Yesterday was the harvest festival at Barracks Lane Community Garden. I don’t know why I haven’t written more about the garden before, given I love it and I work for it two days a week! Somehow I’ve never got around to it. Anyway, I’m working as a freelancer roughly 2 days a week, particularly working on their Local Food Programme, ie. organising workshops such as how to keep chickens or bee-keeping, and events such as plant swaps and yesterdays harvest festival. It’s basically my dream job, someone paying me to work and talk about gardens and growing! How cool is that?!
I pretty much organised everything, and was lucky enough to have some great volunteers to help pull it together on the day. My lovely friend Jackie, seen here on the right, helped out with the refreshments for a couple of hours. As well as tea, coffee and biscuits, we had baked potatoes, baked in the garden’s tandoor oven, and had gorgeous carrot and coriander soup from the Magic Cafe (great veggie cafe in East Oxford).
One of the most successful parts of the day was making apple juice. Lots of people brought apples from their gardens and allotments, and we were kindly loaned the use of a ‘scrattle’ and press from Braziers Park.
Making apple juice is fairly straight-forward. Cut up the apples (eating/juicing apples, not cooking apples) a bit then throw the pieces into a scrattle (or scratter). This helps break it down to pulp, which you then put in the apple press, press down and voila! Fresh juice. And it tasted amazing. The perfect mix of apple sweet, but not too sweet, no sickly over sugaring as you get from shop-bought apple juice. Kids really enjoy it and I loved seeing them use the scrattle then get excited about drinking the juice they made. It is a very effective way of bringing local food to them in a fun and healthy way.
We also had a ‘fruit and veg swap’. This is something I made up, it came to me when on holiday in Shropshire in July. The idea was that people would bring some of the fruit and veg they had grown, or turned into jam etc, and swap it with something else they didn’t have. We collected it all together for a couple of hours, then at 2pm did the ‘swap’. It was quite lively, lots of people chatting to each other. I had brought some carrots, tomatoes and garlic to swap, and luckily picked up some Damson and Apple jam. Damson jam, my favourite!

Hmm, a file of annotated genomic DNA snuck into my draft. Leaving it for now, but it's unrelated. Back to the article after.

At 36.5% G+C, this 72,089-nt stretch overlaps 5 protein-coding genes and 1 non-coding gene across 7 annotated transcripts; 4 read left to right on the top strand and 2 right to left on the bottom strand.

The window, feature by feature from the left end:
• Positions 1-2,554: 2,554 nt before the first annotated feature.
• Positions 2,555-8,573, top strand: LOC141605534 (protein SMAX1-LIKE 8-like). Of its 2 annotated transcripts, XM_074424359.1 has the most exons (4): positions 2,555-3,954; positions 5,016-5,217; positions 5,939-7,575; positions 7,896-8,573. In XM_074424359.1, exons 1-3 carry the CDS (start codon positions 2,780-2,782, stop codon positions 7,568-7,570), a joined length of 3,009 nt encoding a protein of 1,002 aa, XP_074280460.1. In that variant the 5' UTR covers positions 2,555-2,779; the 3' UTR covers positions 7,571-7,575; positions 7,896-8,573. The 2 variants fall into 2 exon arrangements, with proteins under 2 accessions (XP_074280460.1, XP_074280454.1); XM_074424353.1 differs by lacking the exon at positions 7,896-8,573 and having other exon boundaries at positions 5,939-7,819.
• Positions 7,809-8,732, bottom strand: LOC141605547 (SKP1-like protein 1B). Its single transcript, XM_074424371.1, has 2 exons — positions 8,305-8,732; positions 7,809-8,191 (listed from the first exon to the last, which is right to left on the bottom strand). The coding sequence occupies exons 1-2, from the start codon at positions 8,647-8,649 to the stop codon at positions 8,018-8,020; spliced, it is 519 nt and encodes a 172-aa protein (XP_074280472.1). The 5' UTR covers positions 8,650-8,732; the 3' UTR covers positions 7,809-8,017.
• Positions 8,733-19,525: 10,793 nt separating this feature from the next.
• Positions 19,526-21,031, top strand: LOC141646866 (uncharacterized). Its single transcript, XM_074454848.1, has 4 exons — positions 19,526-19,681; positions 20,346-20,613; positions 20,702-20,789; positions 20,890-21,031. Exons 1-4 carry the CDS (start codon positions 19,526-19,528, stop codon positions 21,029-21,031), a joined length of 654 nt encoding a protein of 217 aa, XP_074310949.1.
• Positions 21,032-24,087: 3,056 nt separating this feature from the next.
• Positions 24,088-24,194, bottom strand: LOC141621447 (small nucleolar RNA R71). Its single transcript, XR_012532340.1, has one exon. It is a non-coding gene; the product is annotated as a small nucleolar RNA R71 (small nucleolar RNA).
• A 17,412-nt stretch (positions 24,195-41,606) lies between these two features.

The little round carrots in the picture above is Paris Market, which I grew for the first time this year. They are great for pots as they are short and wide rather than long and thin. I was quite excited to pull them up and find they looked just like the picture in the Organic Gardening Catalogue. Score!
I also gave away some of my garlic and managed to enthuse quite a few people are how easy they are to grow. Most people don’t seem to realise that you plant one clove, and get a whole new bulb with lots of cloves the following year. So it was fun to chat about this with people, and some seemed very keen to get growing. See, I get paid to talk about growing garlic!!!
We also had a winter veg plant swap. This pretty much turned into a plant giveaway. For some reason most people find the idea of plant swaps odd. It seems if money isn’t involved, people don’t know what to think. My idea was rather than the usual plant swap, which is usually help in April/May and includes lots of plants to grow over summer, that we have a ‘winter veg plant swap’, just focusing on plants that grow over the cooler months and can be harvested in winter. So I brought along a bunch of seedlings including spinach, chard, kale and winter lettuces. Although people were shy initially about taking plants, I sweet talked many around and again got some people keen about growing some veg for winter.
At the end of the day, I was pretty much shattered, and still feel pretty tired. But also very happy. We were blessed with stunning autumn weather and lots of happy chatty people, and yummy food. I wrote a short press release where you can read a little more about the day, and uploaded some further pictures on the garden’s Flickr album.